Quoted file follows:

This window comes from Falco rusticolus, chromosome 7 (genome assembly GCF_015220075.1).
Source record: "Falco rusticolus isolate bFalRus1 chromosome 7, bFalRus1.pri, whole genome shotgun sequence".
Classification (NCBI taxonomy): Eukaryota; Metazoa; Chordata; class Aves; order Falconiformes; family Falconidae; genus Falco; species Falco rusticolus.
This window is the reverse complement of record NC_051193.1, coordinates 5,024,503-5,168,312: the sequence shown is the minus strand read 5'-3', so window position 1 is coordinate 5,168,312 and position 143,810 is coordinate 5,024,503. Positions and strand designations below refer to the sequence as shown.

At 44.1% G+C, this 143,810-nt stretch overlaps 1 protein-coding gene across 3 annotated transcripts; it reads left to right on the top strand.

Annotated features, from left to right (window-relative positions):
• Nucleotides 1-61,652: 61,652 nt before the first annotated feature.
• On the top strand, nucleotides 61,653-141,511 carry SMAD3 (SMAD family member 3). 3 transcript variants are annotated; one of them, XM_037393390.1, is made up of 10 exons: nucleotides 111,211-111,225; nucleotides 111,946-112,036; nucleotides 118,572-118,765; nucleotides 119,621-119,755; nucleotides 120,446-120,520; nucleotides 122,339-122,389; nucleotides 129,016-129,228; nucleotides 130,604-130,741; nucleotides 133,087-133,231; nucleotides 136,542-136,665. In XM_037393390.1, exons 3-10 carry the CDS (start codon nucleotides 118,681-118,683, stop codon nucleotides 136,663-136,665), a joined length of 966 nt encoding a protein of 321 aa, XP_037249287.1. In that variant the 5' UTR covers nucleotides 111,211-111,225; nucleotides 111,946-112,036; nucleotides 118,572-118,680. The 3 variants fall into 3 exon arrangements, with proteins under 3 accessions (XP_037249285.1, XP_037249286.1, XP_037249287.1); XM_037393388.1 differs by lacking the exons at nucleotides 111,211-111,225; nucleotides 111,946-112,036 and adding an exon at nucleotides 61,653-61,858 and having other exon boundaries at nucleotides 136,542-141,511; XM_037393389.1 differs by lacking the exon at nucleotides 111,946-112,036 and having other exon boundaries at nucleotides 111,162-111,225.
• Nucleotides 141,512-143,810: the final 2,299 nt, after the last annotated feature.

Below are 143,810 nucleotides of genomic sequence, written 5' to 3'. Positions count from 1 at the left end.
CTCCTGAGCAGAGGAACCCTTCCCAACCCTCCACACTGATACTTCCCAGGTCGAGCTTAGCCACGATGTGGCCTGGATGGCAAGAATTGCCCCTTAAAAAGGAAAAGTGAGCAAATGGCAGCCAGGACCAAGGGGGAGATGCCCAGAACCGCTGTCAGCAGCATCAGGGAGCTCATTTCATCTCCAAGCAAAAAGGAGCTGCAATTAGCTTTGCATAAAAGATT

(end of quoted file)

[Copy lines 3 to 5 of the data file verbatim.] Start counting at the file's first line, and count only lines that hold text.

Classification (NCBI taxonomy): Eukaryota; Metazoa; Chordata; class Aves; order Falconiformes; family Falconidae; genus Falco; species Falco rusticolus.
This window is the reverse complement of record NC_051193.1, coordinates 5,024,503-5,168,312: the sequence shown is the minus strand read 5'-3', so window position 1 is coordinate 5,168,312 and position 143,810 is coordinate 5,024,503. Positions and strand designations below refer to the sequence as shown.

At 44.1% G+C, this 143,810-nt stretch overlaps 1 protein-coding gene across 3 annotated transcripts; it reads left to right on the top strand.